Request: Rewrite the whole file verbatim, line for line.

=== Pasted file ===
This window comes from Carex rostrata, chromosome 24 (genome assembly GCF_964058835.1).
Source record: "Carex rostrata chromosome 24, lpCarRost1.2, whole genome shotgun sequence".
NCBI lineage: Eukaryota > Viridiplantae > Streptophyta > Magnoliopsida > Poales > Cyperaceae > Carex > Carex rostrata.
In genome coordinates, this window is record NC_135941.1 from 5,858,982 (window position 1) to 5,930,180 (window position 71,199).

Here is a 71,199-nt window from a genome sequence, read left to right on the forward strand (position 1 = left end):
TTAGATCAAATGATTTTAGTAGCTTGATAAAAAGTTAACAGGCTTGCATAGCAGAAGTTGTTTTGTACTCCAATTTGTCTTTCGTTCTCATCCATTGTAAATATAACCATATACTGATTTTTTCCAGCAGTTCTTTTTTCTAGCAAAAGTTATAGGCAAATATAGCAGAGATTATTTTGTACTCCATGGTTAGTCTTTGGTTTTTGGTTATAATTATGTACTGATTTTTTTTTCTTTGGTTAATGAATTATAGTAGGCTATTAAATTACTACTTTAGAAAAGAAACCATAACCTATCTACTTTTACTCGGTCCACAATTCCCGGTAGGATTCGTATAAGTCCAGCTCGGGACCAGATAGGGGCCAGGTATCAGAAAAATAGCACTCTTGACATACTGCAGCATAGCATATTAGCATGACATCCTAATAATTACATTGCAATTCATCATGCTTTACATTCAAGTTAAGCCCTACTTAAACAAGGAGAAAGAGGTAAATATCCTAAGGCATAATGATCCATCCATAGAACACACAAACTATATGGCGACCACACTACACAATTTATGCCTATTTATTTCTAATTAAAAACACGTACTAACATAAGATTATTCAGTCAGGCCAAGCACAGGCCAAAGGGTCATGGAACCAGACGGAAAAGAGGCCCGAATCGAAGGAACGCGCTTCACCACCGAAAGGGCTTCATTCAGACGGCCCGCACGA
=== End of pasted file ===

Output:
This window comes from Carex rostrata, chromosome 24 (genome assembly GCF_964058835.1).
Source record: "Carex rostrata chromosome 24, lpCarRost1.2, whole genome shotgun sequence".
NCBI lineage: Eukaryota > Viridiplantae > Streptophyta > Magnoliopsida > Poales > Cyperaceae > Carex > Carex rostrata.
In genome coordinates, this window is record NC_135941.1 from 5,858,982 (window position 1) to 5,930,180 (window position 71,199).

Here is a 71,199-nt window from a genome sequence, read left to right on the forward strand (position 1 = left end):
TTAGATCAAATGATTTTAGTAGCTTGATAAAAAGTTAACAGGCTTGCATAGCAGAAGTTGTTTTGTACTCCAATTTGTCTTTCGTTCTCATCCATTGTAAATATAACCATATACTGATTTTTTCCAGCAGTTCTTTTTTCTAGCAAAAGTTATAGGCAAATATAGCAGAGATTATTTTGTACTCCATGGTTAGTCTTTGGTTTTTGGTTATAATTATGTACTGATTTTTTTTTCTTTGGTTAATGAATTATAGTAGGCTATTAAATTACTACTTTAGAAAAGAAACCATAACCTATCTACTTTTACTCGGTCCACAATTCCCGGTAGGATTCGTATAAGTCCAGCTCGGGACCAGATAGGGGCCAGGTATCAGAAAAATAGCACTCTTGACATACTGCAGCATAGCATATTAGCATGACATCCTAATAATTACATTGCAATTCATCATGCTTTACATTCAAGTTAAGCCCTACTTAAACAAGGAGAAAGAGGTAAATATCCTAAGGCATAATGATCCATCCATAGAACACACAAACTATATGGCGACCACACTACACAATTTATGCCTATTTATTTCTAATTAAAAACACGTACTAACATAAGATTATTCAGTCAGGCCAAGCACAGGCCAAAGGGTCATGGAACCAGACGGAAAAGAGGCCCGAATCGAAGGAACGCGCTTCACCACCGAAAGGGCTTCATTCAGACGGCCCGCACGA